Though it’s undoubtedly beautiful writing, I can’t say that I share the sentiment at this time in my life. I feel more like Tarzan swinging from branch to branch in a bid to stay alive. Only there’s a tree-eating virus consuming the entire forest and it’s killing the boughs than I can swing. Any brach I even consider grabbing is devoured and disintegrates before my eyes before I can reach it.
In Michaela’s Museum of Idiotic Ideas and Additional Awful Alliteration there is one very large and very idiotic idea that I once held: I used to down on the idea of cartons for adults. I’d shrug and comment dismissively, “I just don’t get it,” probably thinking that I was just a little bit better than anyone who could be entertained by a media format created for children. Little did I know how wrong and simple-minded I was being. The half-hour comedy is an art form, they’re able to explore plotlines and gags that live action television can only dream of. I’m going to briefly set out the cartoons that changed my mind:
Of course, The Simpsons claims its rightful place at the top of this list. The Simpsons appealed to me as a child but only as I got older and understood some of the more complex jokes did I realise just how great of a show it is. Furthermore, it doesn’t hurt that quotes from this show are essentially a cultural commodity and so if you decide to cash in and start watching, you too will be able to use quotes from The Simpsons to bond with other comrades-in-television.
Next up, the iconic Daria, which I’ve written about before. I first watching Daria at 10 years old, probably before I could properly appreciate a large majority of the jokes but I loved it. I’ve re-watched Daria every couple of years or so and I enjoy it every time. Something about the sardonic teen really spoke to me then and continues to do so now.
A comedy about a family running a BURGER restaurant? How could I say no? I didn’t start watching Bob’s Burgers until it was well into its fifth season and I’m almost glad I slept on it for so long binging episode after episode was actually enjoyable if not incredibly unproductive.
Bojack Horseman is the darkest comedy on this list by far and definitely the most ‘adult’ cartoon here. It deals with some heavy themes and stars a deeply flawed main character, a horse who had his hayday (excuse me) during the 1990s when he was the star of a popular sitcom and who is now trying to make a comeback.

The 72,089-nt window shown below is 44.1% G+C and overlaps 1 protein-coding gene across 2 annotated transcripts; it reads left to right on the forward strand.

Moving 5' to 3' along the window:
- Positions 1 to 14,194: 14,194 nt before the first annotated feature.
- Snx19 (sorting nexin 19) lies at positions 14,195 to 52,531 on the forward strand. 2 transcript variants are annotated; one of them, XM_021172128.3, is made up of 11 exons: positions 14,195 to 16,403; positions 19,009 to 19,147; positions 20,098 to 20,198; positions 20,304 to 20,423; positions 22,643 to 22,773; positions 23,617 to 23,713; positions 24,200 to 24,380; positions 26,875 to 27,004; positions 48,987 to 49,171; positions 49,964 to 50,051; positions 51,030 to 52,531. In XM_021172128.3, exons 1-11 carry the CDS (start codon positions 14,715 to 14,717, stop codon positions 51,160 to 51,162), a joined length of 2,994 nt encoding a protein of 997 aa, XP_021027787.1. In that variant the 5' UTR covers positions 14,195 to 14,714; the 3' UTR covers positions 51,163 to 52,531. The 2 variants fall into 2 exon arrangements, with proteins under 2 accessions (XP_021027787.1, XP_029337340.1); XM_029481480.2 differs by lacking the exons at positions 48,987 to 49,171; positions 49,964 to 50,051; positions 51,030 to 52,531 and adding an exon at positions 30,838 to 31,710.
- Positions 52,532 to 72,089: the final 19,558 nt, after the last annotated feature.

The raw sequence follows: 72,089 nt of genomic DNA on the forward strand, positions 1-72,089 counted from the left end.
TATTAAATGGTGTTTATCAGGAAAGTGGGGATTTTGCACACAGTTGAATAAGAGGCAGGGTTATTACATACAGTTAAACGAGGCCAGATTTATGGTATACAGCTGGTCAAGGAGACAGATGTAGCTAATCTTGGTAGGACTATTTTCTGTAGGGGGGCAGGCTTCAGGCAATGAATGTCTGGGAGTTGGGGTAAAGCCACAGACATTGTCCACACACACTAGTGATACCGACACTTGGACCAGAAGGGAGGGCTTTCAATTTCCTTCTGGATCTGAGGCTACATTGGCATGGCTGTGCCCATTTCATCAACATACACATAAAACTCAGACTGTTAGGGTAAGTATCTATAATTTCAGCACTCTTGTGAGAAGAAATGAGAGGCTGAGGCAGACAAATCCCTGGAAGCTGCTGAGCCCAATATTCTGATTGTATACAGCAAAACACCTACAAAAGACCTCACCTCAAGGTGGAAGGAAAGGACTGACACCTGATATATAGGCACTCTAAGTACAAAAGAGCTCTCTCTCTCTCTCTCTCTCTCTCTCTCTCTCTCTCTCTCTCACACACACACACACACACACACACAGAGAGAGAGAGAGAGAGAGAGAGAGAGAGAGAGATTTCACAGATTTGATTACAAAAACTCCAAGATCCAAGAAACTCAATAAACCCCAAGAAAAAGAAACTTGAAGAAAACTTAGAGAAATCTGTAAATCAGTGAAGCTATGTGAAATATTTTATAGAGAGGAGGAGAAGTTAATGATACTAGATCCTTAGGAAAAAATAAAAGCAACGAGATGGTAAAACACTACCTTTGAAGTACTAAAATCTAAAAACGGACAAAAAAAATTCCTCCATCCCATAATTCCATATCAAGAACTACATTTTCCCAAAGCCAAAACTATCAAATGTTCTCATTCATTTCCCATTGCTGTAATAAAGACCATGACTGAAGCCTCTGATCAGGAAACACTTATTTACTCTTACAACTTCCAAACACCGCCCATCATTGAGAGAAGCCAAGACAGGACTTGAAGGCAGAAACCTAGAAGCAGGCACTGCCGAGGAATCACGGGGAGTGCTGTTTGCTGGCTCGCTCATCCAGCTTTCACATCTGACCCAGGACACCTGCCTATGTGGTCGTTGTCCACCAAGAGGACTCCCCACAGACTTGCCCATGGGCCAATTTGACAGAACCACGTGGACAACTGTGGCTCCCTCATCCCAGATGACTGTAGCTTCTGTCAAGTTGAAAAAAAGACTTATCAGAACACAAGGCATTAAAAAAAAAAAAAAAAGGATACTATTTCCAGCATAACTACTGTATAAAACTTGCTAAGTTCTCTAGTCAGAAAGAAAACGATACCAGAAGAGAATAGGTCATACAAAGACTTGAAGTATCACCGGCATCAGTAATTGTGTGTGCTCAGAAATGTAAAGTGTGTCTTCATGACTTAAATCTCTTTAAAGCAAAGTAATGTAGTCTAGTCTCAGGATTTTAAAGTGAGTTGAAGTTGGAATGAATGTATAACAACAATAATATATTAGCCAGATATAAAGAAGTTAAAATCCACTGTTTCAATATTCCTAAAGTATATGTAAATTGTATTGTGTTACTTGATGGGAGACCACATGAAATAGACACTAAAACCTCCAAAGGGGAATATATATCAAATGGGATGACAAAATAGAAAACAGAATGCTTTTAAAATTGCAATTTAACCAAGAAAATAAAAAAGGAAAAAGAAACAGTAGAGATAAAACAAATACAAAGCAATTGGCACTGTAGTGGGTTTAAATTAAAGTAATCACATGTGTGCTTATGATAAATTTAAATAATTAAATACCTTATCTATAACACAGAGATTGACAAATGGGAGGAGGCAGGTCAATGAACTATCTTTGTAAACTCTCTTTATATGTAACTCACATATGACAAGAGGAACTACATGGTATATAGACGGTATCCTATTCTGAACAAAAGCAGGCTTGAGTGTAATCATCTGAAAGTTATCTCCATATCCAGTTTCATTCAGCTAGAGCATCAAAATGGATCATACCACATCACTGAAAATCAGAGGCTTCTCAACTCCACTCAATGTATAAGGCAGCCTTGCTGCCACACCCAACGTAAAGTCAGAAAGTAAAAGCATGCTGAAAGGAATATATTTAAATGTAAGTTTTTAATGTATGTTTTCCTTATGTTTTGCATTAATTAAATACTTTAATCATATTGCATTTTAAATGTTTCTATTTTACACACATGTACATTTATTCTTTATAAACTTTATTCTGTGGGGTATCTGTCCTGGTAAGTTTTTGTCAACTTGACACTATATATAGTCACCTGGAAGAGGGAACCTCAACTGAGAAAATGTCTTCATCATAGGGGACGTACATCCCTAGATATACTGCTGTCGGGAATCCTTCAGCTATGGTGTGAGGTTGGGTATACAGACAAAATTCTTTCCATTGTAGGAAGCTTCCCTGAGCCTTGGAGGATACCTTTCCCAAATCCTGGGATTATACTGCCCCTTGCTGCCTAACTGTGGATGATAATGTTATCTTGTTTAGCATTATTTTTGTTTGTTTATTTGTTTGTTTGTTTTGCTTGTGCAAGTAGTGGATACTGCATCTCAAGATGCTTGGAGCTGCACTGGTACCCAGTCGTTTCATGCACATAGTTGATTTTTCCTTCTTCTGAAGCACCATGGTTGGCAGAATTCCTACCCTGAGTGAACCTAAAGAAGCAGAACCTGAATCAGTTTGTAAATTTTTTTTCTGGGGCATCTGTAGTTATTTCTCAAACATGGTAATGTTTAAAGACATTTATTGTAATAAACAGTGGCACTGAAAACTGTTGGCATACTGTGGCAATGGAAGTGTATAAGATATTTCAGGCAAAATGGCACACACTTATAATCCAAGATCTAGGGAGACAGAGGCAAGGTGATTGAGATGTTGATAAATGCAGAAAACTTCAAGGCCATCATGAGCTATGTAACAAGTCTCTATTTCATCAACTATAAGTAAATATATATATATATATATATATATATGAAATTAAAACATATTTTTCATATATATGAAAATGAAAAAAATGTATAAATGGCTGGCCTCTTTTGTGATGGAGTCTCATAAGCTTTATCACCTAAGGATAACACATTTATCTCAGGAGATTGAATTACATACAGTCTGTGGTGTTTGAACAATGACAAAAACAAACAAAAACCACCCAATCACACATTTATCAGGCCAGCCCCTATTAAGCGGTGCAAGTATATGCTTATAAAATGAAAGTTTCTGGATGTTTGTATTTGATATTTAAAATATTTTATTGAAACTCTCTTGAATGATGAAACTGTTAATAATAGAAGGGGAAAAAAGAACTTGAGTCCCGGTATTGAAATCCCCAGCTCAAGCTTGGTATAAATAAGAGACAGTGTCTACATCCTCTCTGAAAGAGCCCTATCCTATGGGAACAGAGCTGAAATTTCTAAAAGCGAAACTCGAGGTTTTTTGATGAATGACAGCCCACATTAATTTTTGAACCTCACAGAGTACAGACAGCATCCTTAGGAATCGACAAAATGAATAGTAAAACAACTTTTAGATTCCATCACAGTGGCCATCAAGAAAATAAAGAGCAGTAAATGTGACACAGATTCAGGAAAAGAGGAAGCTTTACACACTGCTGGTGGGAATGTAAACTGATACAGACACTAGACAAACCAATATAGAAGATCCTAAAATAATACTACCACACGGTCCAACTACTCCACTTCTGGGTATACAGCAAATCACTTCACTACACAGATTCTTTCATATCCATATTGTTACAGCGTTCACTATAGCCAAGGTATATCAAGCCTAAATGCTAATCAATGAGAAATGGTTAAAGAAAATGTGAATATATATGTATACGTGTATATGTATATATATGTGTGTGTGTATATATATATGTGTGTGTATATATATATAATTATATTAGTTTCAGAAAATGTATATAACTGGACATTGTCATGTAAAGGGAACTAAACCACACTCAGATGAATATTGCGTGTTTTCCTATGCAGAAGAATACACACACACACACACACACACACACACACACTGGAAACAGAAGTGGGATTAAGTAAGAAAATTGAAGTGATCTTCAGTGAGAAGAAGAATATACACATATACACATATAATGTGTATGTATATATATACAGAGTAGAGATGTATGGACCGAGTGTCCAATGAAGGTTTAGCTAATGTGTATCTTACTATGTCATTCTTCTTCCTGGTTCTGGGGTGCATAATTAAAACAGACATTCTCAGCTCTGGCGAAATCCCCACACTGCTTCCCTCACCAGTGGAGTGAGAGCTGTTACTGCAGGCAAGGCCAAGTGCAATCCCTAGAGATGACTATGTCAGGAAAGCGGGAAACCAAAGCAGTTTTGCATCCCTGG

Honourable mentions: Rick and Morty and Archer
I wrote my first story at 5 years old. I then destroyed my first story at 8 years old. The reason I shy away from keeping daily recount style journals is because of my inevitable urge to destroy evidence of my past self. When reading Virginia Woolf, Joan Didion or Frida Kahlo’s letters I’m inspired to recount my own words and feelings at a particular time in my life. However, a year or even a few months after reading my own journal entries only inspires me to attack them with fire, scissors, scribble etc.
Just then, I talked myself out of going back through my old posts and deleting the posts which I felt weren’t ‘mature’ or that I didn’t feel really fit the person that I’m trying to present myself as right now. Though it makes me cringe I want to try to encourage myself to preserve the evidence of me as I was, as cringeworthy as it is. With time comes distance (I hope) and one day I might appreciate and find it more funny than embarrassing, more endearing than disheartening to remember what it was like to be me at a certain point at time.
My emotions are running high right now. I’m typing with the force of an ad-man in the 1950’s (typewriters?), or my doctor who for some inexplicable reason pushes the keys like she’s angry at them. I don’t think it’s unfair for me to want to see my own culture represented in media. Are we crabs in a bucket, people???